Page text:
We recognize, of course, that a husband or wife may orally transmute separate property into community property, and, even in the absence of an explicit agreement, written or oral, a court may find a transmutation of property if the circumstances clearly demonstrate that one spouse intended to effect a change in the status of his separate property. (Citations omitted.)
There are certain principles of law, now so thoroughly established that we need not fear that we are skating on thin ice if we venture upon them. In Woods v. Security-First Nat. Bank (1956), 46 Cal.2d 697, 701, it is stated, supported by a number of citations: "It is settled that the separate property of husband or wife may be converted into community property or vice versa at any time by oral agreement between the spouses." The change over may be made although the title to the property may remain of record in joint tenancy (Socol v. King (1950), 36 Cal.2d 342, 345, and cases cited), or, in the case of an automobile, in the name of one or other of the spouses. (Estate of Raphael (1953), 115 Cal.App.2d 525, 534.) Nor is it necessary, to convert separate property into community property, that the magic words "community property" be used. As revealed in Kenney v. Kenney (1934), 220 Cal. 134, 136, it was sufficient that the parties had orally agreed "... that all property then owned by them or subsequently acquired was to belong to them equally or, as respondent put it, 'fifty-fifty.' " Similarly, in Estate of Raphael (1949), 91 Cal.App.2d 931, 936-937, the husband's statement as related by his wife that "... everything he had was mine, and everything I had was his; that we were partners in everything, and everything was fifty-fifty" was sufficient to alter the status of their property. See further Estate of Raphael, supra, 115 Cal.App.2d 525. An even broader declaration appears in Long v. Long (1948), 88 Cal.App.2d 544, 549: "It is not essential to show an express oral agreement, but the status of the property may be shown 'by the very nature of the transaction or appear from the surrounding circumstances.' (Marvin v. Marvin, 46 Cal.App.2d 551, 556.)"...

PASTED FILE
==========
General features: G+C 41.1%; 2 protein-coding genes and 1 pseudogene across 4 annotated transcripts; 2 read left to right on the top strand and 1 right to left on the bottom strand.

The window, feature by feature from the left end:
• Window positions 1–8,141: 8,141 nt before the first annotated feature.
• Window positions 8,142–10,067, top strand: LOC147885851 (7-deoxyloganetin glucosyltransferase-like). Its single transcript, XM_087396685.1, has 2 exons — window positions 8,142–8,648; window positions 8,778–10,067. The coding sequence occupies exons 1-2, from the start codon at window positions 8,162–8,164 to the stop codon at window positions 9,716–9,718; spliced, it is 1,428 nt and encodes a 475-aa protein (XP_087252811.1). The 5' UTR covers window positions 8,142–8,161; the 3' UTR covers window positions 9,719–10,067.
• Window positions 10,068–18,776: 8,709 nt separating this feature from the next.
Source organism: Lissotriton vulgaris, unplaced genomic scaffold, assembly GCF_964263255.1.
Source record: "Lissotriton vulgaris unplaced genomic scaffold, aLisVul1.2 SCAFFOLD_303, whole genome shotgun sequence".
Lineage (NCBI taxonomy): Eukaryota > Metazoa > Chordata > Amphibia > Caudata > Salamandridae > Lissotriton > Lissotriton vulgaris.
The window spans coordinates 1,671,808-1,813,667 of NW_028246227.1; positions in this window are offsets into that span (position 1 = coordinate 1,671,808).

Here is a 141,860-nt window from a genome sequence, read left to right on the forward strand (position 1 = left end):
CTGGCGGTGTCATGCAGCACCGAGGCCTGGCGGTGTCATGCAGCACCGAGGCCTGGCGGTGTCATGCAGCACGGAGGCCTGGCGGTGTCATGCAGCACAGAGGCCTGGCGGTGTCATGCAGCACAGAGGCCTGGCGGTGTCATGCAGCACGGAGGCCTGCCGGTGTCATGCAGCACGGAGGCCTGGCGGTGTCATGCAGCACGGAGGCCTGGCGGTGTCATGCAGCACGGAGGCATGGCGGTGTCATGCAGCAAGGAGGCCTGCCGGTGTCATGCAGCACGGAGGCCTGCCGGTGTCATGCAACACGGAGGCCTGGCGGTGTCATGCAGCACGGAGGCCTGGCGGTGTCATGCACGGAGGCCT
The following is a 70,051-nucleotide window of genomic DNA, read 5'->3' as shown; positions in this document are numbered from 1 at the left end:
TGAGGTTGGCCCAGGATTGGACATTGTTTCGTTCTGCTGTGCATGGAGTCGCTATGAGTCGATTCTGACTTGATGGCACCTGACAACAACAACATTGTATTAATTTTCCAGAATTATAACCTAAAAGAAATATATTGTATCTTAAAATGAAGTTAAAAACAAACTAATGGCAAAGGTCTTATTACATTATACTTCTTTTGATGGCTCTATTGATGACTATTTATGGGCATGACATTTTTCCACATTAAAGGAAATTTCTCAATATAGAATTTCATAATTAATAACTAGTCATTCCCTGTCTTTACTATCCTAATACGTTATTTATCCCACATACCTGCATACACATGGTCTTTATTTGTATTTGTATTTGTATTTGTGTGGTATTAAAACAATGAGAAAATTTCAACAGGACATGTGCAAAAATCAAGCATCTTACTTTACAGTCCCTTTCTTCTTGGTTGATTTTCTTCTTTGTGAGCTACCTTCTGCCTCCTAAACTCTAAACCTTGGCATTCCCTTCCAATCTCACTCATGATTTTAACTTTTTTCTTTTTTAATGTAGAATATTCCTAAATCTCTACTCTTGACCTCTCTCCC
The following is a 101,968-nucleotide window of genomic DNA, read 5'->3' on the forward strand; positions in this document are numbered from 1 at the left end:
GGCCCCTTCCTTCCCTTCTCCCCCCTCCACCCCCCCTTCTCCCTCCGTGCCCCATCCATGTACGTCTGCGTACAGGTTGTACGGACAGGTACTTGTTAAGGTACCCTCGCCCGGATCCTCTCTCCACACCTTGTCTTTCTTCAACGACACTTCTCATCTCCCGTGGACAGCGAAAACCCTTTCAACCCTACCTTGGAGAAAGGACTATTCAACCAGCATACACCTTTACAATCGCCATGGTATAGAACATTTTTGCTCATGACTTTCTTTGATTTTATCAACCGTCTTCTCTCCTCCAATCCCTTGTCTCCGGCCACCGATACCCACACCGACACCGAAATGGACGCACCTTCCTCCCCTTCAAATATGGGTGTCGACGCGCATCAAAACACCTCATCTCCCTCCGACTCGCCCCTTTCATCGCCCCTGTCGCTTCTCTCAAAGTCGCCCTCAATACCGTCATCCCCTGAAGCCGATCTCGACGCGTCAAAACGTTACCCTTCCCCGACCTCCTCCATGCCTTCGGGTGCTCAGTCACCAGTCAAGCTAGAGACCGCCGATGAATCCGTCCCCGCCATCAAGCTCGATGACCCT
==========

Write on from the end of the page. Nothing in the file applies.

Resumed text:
Where there is a marriage contract or settlement, the terms of the contract or settlement govern the rights of husband and wife in respect of all property within its terms which are then possessed or are afterwards acquired, notwithstanding any subsequent change of domicile.
unless a State pursues the view of immutability without exception, it would seem that fully informed and consenting parties should be permitted by agreement to modify their marital property regime to meet the changing circumstances of life. Fortunately, in more and more States, married couples are being permitted to adjust their property interests after marriage as well as before. This reduces conflicts issues in most instances. (Footnotes omitted.)
Pursuant to the Judicial High Council's approval in 1362 (1983), a circular was issued by the State Organization for Registration of Deeds to Marriage and Divorce Registries requiring them to inform the spouses, at the time of concluding the marriage contract, [of] certain conditions that they could stipulate under the marriage contract. If they accepted those conditions, they would be binding. These conditions mostly bind and commit the husband. One of those proposed conditions is that should the husband divorce his wife without any reason and without any fault on part of the wife, he would be required to transfer to his wife, gratis, half of the assets acquired by him during the matrimony, at the court order. This condition is brought to the attention of husband and wife at the time of con[cl]usion of [the] marriage contract. If the husband accepts it, it creates an obligation for him under the marriage contract. If he does not accept [t]his condition, the marriage contract may be concluded without including this condition, and no obligation in that respect would attach to the husband. If this condition is accepted and included in the marriage contract, should the husband divorce the wife subsequently without any fault on her part, half of the property acquired by the husband during the matrimonial ties would be transferred to the wife at the court's order. In any event, there are no provisions of law in this respect. The Judicial High Council's approval mentioned in the marriage deeds is meant only to remind the spouses that they may stipulate such conditions, including the above condition, in the marriage contract. And should they accept such conditions at their own free will, they could be bound to perform it. (Emphasis added.)